LHLP-Keller also supplied and installed the piling for the bund wall around the LNG Canada plant perimeter, driving sheet piles across approximately five kilometres to form a continuous flood and wildlife barrier around the entire site — a total wall area of 33,918 square metres of sheet pile. As the work fronts were on the plant site’s edge, nesting birds were closely monitored, and environmental sensitivity was extremely heightened due to the proximity to the natural habitats. 

Given the required shutdowns between work scopes, this project was originally anticipated to take 18 months, but the collaboration between the client and the LHLP-Keller team “enabled us to re-sequence activities so that the construction could progress continuously,” Asfar said, and, “the pile installation schedule ended up taking just eight months to complete the five-kilometre wall around the plant site, significantly advancing other work scopes onsite.” 

LHLP-Keller’s choice of a small-footprint rig and hydraulic hanging vibratory hammer to install 62 pairs of 50-foot sheet piles from the bridge platform that crosses Moore Creek and spans its north and south embankments allowed the continued use of the existing bridges throughout construction.

“There was significant overlap between a lot of these projects, which brought its own set of challenges with personnel and equipment resourcing, mostly within the COVID-19 timeline,” Asfar said. “We started the first project at the LNG Canada site prior to health restrictions caused by COVID-19, so construction was normal for the first 10 months or so. In March 2020, COVID-19 was in full swing, and some of our projects experienced temporary shutdowns due to site capacity requirements and public health restrictions, but because of the dedication and hard work from our construction crews, we were able to resume work and ultimately complete the project without any significant delay.”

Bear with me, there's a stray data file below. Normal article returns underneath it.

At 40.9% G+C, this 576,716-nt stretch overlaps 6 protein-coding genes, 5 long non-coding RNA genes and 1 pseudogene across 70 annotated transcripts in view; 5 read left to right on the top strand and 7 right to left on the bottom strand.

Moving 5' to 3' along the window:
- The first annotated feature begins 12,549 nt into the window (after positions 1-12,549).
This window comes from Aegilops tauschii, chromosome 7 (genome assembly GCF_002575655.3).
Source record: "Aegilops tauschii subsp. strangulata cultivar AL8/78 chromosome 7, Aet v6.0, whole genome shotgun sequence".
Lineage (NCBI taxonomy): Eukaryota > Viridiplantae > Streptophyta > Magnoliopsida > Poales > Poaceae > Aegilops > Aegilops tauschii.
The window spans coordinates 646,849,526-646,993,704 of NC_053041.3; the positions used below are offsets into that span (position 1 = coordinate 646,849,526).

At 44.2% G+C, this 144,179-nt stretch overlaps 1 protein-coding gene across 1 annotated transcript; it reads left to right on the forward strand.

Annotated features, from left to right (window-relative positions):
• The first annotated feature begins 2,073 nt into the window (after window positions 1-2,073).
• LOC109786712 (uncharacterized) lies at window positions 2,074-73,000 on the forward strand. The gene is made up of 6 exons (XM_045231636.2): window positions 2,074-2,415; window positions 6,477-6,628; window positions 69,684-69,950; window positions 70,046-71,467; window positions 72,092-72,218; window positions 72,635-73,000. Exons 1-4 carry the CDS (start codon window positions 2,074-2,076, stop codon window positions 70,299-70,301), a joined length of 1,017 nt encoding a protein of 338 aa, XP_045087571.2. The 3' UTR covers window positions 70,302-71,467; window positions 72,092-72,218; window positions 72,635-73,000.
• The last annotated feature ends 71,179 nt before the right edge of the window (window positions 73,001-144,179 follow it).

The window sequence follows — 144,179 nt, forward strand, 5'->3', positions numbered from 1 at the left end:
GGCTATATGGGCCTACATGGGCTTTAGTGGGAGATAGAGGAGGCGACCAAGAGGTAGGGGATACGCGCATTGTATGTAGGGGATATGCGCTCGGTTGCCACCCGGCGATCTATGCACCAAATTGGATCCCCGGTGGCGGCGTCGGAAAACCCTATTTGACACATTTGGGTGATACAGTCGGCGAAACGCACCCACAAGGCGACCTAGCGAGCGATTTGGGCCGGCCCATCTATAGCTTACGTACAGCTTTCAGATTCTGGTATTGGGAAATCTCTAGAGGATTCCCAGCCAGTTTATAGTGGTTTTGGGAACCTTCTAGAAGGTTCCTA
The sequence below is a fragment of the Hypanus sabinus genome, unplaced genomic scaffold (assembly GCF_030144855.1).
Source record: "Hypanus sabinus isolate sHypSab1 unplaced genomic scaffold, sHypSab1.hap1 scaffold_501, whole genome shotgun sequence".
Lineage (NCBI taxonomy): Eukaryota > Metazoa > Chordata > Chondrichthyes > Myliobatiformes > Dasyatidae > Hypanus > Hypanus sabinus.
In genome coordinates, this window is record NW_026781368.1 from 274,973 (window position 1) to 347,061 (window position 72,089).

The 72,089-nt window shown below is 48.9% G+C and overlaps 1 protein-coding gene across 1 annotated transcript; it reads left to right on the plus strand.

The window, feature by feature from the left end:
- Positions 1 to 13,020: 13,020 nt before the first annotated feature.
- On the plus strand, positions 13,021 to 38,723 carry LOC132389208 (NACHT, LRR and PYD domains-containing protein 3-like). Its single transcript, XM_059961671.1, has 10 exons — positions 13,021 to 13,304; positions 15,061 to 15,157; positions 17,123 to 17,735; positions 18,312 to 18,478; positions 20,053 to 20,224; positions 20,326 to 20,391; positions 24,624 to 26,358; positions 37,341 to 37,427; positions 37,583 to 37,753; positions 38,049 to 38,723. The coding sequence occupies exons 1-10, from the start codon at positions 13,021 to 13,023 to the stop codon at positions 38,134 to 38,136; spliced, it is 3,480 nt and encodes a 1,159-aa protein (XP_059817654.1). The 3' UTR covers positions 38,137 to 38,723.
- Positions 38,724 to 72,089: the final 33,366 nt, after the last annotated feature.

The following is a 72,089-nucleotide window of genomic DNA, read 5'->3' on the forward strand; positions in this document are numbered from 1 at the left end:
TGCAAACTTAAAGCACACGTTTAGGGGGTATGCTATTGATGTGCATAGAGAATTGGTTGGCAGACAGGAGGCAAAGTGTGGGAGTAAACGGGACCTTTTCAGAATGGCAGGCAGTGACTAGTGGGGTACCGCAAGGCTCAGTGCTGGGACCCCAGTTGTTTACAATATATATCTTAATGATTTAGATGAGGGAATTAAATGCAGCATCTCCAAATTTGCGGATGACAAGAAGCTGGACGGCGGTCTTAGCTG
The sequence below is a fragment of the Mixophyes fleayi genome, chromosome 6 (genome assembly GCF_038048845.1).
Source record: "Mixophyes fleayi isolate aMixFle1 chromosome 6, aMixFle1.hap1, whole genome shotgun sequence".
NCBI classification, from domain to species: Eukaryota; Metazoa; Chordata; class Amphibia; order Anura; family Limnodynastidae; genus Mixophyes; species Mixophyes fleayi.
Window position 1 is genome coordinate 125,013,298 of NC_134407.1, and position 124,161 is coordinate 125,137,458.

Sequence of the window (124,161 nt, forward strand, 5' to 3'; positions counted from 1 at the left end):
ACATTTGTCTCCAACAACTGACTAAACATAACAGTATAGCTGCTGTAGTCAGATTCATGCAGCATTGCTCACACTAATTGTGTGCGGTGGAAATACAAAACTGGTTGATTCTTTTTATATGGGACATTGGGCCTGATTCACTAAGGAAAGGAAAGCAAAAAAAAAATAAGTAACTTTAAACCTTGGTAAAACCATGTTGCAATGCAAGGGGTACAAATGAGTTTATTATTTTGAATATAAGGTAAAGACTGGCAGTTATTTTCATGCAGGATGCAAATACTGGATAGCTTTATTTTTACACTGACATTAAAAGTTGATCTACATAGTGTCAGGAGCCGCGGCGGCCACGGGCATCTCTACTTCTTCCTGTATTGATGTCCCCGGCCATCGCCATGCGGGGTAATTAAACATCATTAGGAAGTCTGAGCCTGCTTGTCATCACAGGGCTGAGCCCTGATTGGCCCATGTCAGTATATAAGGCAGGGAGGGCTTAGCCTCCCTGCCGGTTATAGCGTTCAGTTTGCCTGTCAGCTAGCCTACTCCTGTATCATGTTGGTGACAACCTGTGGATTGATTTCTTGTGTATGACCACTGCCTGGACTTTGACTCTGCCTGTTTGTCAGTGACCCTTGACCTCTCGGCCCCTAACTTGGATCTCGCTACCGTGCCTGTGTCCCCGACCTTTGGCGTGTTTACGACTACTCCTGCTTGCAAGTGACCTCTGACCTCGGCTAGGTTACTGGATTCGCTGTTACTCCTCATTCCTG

“Everything we did or were going to do needed to be environmentally responsible and thoroughly reviewed.”

– David asfar, ledcor

Focus on safety

“Safety is our top priority, and it was embedded into all aspects of our work,” Asfar said. “Piling is inherently a high-risk activity due to the size of equipment and materials we use daily. To mitigate these risks, we implemented multiple exclusion zones around the piling rig and drop zones during hoisting operations, as hoisting is one of the industry’s largest risks to-date.” 

In addition, Asfar points out that the project was successful because the crews were committed to the LHLP-Keller safety culture.

“Since we were on the project for over two years, we learned a lot about how it operated and how we operated internally. This gave us the opportunity to continuously improve our operations and processes to ensure we continued to operate safely and productively,” he said. “We are very proud of the work our teams completed as part of the LNG Canada Project, particularly during the COVID-19 pandemic that affected the world. Our safety record was world-class — it was shown daily from the front-line workers up to management, and this truly showcased LHLP-Keller’s values. The amount of work completed and the level of collaboration between the owner, our client and the LHLP-Keller team is a testament of what can be achieved in the construction industry, even while going through a global pandemic.”